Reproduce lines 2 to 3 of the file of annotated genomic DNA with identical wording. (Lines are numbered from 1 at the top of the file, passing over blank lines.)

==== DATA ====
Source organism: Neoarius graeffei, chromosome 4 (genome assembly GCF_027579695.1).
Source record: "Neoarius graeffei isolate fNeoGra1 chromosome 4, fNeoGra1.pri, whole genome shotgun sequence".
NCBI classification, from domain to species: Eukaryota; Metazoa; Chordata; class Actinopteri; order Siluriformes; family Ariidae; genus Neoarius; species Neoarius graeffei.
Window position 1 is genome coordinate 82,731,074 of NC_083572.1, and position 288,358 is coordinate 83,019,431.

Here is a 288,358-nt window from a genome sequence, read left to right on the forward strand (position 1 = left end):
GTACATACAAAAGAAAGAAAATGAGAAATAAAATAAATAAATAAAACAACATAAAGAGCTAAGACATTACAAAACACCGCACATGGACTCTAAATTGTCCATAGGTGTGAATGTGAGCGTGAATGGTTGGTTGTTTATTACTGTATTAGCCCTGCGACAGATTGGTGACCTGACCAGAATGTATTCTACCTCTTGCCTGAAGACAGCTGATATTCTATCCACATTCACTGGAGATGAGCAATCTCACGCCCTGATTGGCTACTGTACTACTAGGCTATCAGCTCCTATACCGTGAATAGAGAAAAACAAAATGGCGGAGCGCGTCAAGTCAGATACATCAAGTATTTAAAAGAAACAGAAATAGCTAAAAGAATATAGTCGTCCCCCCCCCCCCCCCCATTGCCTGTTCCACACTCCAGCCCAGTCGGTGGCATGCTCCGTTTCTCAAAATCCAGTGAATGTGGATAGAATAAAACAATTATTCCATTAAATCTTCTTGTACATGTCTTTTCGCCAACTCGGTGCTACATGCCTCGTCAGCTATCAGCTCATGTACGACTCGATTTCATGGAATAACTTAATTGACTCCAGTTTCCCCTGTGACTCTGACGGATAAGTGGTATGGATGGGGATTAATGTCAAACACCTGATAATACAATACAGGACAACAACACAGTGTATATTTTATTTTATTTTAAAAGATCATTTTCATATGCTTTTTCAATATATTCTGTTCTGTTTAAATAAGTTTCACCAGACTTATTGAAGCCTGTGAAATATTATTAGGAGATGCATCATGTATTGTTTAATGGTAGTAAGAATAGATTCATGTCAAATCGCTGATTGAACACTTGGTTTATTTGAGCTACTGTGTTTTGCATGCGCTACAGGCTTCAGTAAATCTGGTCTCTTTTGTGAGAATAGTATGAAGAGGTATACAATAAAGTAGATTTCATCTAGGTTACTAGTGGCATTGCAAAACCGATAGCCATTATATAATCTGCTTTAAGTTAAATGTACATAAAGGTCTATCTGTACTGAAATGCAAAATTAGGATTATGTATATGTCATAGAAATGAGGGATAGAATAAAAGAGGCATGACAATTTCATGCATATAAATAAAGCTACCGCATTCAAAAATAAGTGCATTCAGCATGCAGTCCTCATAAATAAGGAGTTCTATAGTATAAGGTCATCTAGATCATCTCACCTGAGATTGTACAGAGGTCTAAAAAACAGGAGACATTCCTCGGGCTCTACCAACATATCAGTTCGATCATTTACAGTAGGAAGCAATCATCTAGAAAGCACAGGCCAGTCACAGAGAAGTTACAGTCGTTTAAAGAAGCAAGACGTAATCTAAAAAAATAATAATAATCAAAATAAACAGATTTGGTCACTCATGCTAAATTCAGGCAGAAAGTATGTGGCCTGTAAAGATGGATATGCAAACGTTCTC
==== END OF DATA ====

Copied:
Source record: "Neoarius graeffei isolate fNeoGra1 chromosome 4, fNeoGra1.pri, whole genome shotgun sequence".
NCBI classification, from domain to species: Eukaryota; Metazoa; Chordata; class Actinopteri; order Siluriformes; family Ariidae; genus Neoarius; species Neoarius graeffei.